cha·​grin | \ shə-ˈgrin How to pronounce chagrin (audio) , British usually ˈsha-grin\

Definition of chagrin

 (Entry 1 of 2)

: disquietude or distress of mind caused by humiliation, disappointment, or failure


chagrined\ shə-​ˈgrind How to pronounce chagrined (audio) , British usually  ˈsha-​grind \; chagrining\ shə-​ˈgri-​niŋ How to pronounce chagrining (audio) , British usually  ˈsha-​gri-​niŋ \

Definition of chagrin (Entry 2 of 2)

transitive verb

: to vex or unsettle by disappointing or humiliating he was chagrined to learn that his help was not needed

Keep scrolling for more

Did You Know?


Chagrin comes from French, in which it means "grief," "sorrow," or essentially the same thing as our "chagrin," and in which it is also an adjective meaning "sad." Some etymologists have linked this "chagrin" with another French chagrin, meaning "rough leather or "rough skin." Supposedly, the rough leather used to rub, polish, or file became a metaphor in French for agitating situations. English-speakers have also adopted the leathery "chagrin" into our language but have altered the spelling to "shagreen."

Examples of chagrin in a Sentence


As many a woman has learned to her chagrin, pathological liars are brilliant at deception. — Katha Pollitt, Nation, 16 June 2003 In World War I, to his chagrin, Eisenhower again found himself on the sidelines, performing training duties stateside while Pershing, MacArthur, and Patton earned their battle ribbons. U.S. News & World Report, 16 Mar. 1998 In 1628, to the chagrin of Governor William Bradford, the Pilgrims erected an 80-foot Maypole, danced around it, drank beer, and sang. — E. C. Krupp, Sky & Telescope, May 1994 Imagine my chagrin when a whiz kid from Dayton made all A's in the first quarter while I made two B's and a C+. — John Hope Franklin, Race and History, 1989 The fact that he'd been unable to attend the funeral was a source of chagrin for Ted. She had gained five pounds over the winter, much to her chagrin. He decided to get a tattoo, to the chagrin of his parents.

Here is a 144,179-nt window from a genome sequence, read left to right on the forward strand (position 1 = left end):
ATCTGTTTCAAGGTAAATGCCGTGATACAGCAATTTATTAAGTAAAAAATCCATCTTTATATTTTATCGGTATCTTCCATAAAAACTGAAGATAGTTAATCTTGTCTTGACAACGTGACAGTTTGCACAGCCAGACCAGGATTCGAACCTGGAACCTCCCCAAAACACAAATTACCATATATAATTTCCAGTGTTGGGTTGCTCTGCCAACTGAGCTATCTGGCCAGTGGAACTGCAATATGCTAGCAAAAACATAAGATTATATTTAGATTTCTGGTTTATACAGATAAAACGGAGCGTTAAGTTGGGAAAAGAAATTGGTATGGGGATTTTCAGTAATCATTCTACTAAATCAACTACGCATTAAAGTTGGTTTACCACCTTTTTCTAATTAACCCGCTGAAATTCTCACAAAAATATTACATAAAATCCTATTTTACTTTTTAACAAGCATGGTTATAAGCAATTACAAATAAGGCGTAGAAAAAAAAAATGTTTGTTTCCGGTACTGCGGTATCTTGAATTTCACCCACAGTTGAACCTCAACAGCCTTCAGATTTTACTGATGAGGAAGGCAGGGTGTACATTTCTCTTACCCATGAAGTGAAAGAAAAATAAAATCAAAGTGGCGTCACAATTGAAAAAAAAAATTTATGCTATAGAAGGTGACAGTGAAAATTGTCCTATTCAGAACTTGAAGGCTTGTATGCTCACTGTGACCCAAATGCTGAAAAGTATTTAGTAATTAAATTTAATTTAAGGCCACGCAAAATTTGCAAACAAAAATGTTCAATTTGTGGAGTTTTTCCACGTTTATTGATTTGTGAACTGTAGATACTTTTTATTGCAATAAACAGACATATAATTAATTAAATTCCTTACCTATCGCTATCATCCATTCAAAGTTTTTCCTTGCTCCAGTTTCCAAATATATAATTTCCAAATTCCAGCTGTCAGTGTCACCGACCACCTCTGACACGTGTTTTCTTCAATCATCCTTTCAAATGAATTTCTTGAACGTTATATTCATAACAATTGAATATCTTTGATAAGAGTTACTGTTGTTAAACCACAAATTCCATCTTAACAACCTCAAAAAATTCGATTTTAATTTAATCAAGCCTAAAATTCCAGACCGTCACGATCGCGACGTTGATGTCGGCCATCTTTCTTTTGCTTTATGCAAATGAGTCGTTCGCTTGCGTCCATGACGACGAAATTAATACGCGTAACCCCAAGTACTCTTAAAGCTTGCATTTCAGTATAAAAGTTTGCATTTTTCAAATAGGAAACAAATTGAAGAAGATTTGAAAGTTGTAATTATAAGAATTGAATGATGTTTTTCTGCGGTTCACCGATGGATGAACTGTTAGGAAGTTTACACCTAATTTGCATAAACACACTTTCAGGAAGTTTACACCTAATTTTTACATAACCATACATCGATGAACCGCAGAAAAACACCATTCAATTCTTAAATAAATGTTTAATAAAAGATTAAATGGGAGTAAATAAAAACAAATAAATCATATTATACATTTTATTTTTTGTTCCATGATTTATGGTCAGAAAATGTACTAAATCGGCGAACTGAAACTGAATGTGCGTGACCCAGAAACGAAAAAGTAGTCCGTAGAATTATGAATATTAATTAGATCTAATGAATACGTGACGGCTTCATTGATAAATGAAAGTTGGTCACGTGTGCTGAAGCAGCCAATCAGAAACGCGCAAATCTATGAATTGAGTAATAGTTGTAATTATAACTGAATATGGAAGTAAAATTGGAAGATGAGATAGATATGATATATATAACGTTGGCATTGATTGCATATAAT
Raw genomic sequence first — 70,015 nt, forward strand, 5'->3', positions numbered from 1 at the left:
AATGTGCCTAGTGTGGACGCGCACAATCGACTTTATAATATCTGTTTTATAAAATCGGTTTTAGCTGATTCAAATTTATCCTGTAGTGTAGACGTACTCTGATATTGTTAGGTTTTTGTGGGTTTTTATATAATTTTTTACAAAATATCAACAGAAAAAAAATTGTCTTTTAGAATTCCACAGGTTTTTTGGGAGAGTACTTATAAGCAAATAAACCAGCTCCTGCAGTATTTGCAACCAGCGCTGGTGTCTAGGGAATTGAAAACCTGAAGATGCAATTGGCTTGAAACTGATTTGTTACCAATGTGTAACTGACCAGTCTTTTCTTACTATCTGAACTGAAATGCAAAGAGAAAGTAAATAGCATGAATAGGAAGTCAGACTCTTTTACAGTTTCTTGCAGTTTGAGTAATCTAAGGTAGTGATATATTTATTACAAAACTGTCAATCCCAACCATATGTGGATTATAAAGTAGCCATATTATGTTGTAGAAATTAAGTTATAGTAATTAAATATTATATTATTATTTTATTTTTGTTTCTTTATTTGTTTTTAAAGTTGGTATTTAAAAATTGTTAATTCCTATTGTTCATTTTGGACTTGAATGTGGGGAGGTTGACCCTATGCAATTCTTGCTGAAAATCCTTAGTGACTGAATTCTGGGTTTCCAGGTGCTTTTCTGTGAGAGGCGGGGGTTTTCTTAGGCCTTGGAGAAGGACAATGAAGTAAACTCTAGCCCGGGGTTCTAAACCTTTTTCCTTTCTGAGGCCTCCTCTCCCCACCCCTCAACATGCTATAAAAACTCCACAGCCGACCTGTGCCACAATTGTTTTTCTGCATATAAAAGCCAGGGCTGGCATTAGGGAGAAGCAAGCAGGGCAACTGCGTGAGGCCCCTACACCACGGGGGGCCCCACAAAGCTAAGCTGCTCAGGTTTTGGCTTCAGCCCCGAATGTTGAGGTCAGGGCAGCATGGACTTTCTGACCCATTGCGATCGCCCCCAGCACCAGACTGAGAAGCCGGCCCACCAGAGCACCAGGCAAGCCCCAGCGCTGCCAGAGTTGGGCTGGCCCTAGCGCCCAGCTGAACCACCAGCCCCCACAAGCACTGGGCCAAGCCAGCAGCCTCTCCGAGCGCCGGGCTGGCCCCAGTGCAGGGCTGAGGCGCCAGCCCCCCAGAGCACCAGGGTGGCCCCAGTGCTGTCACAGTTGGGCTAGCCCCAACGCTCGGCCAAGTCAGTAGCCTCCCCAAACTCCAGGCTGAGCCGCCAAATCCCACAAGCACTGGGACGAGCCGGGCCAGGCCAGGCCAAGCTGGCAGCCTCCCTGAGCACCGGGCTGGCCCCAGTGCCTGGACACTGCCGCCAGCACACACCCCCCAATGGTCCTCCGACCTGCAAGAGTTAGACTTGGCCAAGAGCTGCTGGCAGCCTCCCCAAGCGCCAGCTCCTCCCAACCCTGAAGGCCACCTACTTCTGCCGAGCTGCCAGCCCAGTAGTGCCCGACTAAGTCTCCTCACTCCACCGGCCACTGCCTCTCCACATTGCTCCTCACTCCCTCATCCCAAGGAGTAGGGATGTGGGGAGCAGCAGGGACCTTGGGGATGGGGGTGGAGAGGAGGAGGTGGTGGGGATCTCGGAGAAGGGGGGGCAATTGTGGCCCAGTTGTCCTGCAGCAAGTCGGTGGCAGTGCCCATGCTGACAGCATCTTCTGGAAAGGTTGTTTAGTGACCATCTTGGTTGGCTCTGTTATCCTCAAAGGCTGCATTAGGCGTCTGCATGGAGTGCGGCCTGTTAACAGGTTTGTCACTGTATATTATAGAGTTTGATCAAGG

See More

Recent Examples on the Web: Noun

The audits, done by activists, test constitutional rights often by photographing or recording video in public spaces like inside police stations and government buildings, often to the chagrin of law enforcement. Deanna Boyd, star-telegram, "She recorded herself pulling up YouTube on a Tarrant County computer. Now she’s in jail," 4 June 2019 Terms like slow food and farm-to-table are commonplace in most major cities these days, either to the delight or chagrin of restaurant goers and bar patrons. Rachel King, Fortune, "Sustainable Cocktails Could Be the Next Big Trend in Bartending," 2 July 2018 The president’s announcement Thursday offered them no reprieve, to the chagrin of William Baker, president of the Chesapeake Bay Foundation. John Flesher, The Seattle Times, "Trump backtracks on call to gut $300M Great Lakes program," 30 Mar. 2019 The K-State coach who had chirped about officiating after Saturday’s loss left his chagrin in Lawrence and had his players ready to face the nation’s No. 4 team. Blair Kerkhoff, kansascity, "K-State corrals Trae Young, college basketball’s shooting star," 17 Jan. 2018 The Haiti policy wasn’t in effect when Barr (and Bush) left office — it was put on hold by an appeals court, much to Barr’s chagrin. Dara Lind, Vox, "William Barr hearing: attorney general nominee’s immigration record aligns with Trump’s," 16 Jan. 2019 Facebook has before complied with government requests to take down content in Vietnam, one of its fastest-growing markets, often to the chagrin of local activists. James Hookway, WSJ, "Facebook on Notice as Vietnam Tightens Grip on Social Media," 9 Jan. 2019 That excludes the big four but just lets in Santander (£315bn), to some challengers’ chagrin. The Economist, "The digital upstarts taking on Britain’s dominant few banks," 15 Feb. 2018 His past study of turkey vultures in Land Park helped explain why hundreds of these huge birds tended to congregate in one location (much to some residents’ chagrin). Debbie Arrington, sacbee, "Picky songbirds demand native oaks," 19 Jan. 2018